decided: April 28, 1977.
G. D. ROBERTS ET AL., APPELLANTS
OFFICE OF ADMINISTRATION, COMMONWEALTH OF PENNSYLVANIA
Appeal from the Order of the Secretary of Administration in case of G. D. Roberts, B. A. Yanetti, P. R. Ciprich, M. J. O'Brien, R. V. Roth, G. W. Eddy, R. J. Piscotty, T. H. Shelar, S. P. Strawser, C. P. Miller v. Office of Administration, Commonwealth of Pennsylvania.
John R. White, with him Christine H. Kellett, for appellants.
Jeffrey G. Cokin, Deputy Attorney General, with him Robert P. Kane, Attorney General, for appellee.
Judge Crumlish, Jr., Mencer and Blatt, sitting as a panel of three. Opinion by Judge Crumlish, Jr. Dissenting Opinion by Judge Blatt.
[ 30 Pa. Commw. Page 21]
Ten Pennsylvania State Police Troopers (Appellants) have appealed a decision of the Secretary of Administration (Secretary) refusing them a hearing on the grievance described hereinbelow. We reverse and remand and direct the Secretary to conduct the requested hearing.
In 1969 the State Police Commissioner (Commissioner) instituted the new rank of Crime Investigation Specialist (CIS), together with a special training program, and invited state policemen to apply for it. Appellants applied and were admitted in May, 1970. They were immediately advanced to a pay scale equivalent to that of Corporal, and were removed from the normal competitive ranks and restricted to competition for promotion within the CIS series.
On March 23, 1972, the CIS program was terminated as a result of an opinion of the Attorney General wherein he stated that the program as it then existed was illegal because of the absence of rules and regulations governing it, and because the initial entry of individuals into the program was in disregard of merit principles. Appellants were thereupon reclassified to the rank of Trooper, but received no reduction in pay. At that time, a section of the Pennsylvania State Police Field Regulations provided for
[ 30 Pa. Commw. Page 22]
an informal procedure for the airing of grievances. Though Appellants complained to their superiors about the reclassifications, they took no formal action for three and a half years. On October 29, 1975, the Commissioner promulgated a new, more detailed, four-step grievance procedure. Shortly thereafter, Appellants availed themselves of the new procedure by formally asserting their grievances in writing to their immediate supervisors (Step 1), their Troop Commanders (Step 2), the Commissioner (Step 3), and the Secretary (Step 4). They were denied relief at all levels and the Secretary denied their request for a hearing.
Appellants' argument on the merits is that the administrative action of reclassifying them from the rank of Trooper to the rank of Crime Investigation Specialist was in law a promotion and that their subsequent reclassification some two years later was a demotion, as this Court has defined the term. Appellants contend that this alleged demotion is in direct conflict with Section 205(e) of the Administrative Code of 1929,*fn1 which reads:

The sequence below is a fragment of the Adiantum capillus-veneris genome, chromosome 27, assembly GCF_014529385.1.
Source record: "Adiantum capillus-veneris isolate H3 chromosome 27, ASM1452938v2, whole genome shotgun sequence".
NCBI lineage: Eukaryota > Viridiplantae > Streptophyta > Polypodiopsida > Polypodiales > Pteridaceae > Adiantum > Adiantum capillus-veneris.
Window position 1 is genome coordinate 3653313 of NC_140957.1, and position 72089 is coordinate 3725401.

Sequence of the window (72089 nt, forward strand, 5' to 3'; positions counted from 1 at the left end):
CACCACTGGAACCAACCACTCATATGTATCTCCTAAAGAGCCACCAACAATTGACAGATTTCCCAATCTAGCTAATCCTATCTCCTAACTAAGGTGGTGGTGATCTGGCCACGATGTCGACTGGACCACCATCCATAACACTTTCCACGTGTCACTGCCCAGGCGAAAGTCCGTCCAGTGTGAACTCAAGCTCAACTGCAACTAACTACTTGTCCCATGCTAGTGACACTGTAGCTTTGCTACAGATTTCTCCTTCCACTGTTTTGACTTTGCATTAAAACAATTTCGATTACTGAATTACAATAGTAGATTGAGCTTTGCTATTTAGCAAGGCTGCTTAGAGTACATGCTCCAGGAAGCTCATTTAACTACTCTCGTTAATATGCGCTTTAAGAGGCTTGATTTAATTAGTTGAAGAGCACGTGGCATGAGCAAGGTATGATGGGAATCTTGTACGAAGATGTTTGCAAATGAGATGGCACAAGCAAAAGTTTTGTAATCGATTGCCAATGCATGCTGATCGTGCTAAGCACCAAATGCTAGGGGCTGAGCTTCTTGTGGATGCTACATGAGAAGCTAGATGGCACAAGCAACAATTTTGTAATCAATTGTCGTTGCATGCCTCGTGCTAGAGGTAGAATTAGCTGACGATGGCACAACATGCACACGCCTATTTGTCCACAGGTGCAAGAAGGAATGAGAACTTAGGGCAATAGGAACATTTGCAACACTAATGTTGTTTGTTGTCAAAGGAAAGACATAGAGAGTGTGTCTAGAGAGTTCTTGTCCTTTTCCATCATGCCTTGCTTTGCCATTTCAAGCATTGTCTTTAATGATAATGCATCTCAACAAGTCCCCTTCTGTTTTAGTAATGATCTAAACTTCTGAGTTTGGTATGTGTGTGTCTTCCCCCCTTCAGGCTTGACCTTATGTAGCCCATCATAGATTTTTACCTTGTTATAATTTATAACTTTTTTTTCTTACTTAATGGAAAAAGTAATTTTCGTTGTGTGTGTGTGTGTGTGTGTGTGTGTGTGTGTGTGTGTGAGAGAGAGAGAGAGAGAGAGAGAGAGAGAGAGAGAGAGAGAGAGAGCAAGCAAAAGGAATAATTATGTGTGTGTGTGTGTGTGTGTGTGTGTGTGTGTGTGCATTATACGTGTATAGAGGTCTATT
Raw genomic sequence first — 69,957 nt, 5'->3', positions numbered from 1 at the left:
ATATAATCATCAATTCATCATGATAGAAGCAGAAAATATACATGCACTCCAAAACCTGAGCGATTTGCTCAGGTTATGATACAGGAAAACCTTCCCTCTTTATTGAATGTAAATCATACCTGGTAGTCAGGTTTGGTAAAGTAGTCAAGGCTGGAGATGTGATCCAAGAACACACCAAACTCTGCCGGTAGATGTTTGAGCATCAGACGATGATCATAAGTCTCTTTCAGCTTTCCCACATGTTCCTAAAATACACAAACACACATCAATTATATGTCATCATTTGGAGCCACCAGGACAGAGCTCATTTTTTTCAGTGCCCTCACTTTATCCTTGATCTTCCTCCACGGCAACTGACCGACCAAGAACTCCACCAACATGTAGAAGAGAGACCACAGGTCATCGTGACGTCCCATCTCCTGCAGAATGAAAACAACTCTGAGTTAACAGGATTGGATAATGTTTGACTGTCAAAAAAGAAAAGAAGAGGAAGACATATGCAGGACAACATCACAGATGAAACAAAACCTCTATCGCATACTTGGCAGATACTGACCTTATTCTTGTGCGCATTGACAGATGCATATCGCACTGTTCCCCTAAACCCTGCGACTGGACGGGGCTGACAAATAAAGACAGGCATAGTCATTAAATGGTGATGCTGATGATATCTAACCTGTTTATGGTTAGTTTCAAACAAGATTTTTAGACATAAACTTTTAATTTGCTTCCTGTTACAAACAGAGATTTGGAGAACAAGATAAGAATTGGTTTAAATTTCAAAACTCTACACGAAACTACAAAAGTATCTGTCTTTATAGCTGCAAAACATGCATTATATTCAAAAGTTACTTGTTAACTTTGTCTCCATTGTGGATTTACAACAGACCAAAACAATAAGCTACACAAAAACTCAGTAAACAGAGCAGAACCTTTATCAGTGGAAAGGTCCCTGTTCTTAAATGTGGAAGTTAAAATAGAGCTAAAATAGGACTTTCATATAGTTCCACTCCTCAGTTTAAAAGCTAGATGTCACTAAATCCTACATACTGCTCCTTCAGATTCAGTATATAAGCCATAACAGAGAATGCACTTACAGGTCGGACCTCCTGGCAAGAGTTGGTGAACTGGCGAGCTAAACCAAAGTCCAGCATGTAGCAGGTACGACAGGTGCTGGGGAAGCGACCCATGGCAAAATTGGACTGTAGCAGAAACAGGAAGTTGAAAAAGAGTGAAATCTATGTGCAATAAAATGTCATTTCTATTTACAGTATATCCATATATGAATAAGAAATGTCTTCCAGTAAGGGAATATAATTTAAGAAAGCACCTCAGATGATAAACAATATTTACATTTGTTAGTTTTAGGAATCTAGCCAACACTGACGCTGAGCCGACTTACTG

No enlisted member of the Pennsylvania State Police shall be . . . reduced in rank except by action of a court martial held upon the recommendation of the Commissioner of the Pennsylvania State Police and the Governor.
They claim entitlement to promotion to the rank of Corporal, a right which they say they could establish if given a hearing, and contend that to deny them a hearing is a denial of fundamental due process.
In addition to addressing the merits, the Secretary has moved to quash the appeal on essentially two grounds: first, that his action did not constitute an adjudication and therefore is not appealable; and second, that having slept on their grievance for over three
[ 30 Pa. Commw. Page 23]
and a half years, Appellants are barred from airing it now. We find no merit in either contention.
"Adjudication" is defined by Section 2 of the Administrative Agency Law*fn2 as "any final order, decree, decision, determination, or ruling by an agency affecting personal or property rights, privileges, immunities or obligations. . . ." If Appellants' argument that they have been unjustly demoted and are therefore entitled to promotion to Corporal is correct (and we so consider it, in ruling on the motion to quash), the Secretary's action would be one "affecting personal [and] property rights, privileges, immunities or obligations." See Begis v. Industrial Board of the Department of Labor and Industry, 9 Pa. Commonwealth Ct. 558, 308 A.2d 643 (1973). His action here involved the exercise of discretion and not the performance of a purely ministerial duty, and was therefore judicial in nature, which, we have held, is another attribute of an adjudication. Fricchione v. Department of Education, 4 Pa. Commonwealth Ct. 288, 287 A.2d 442 (1972).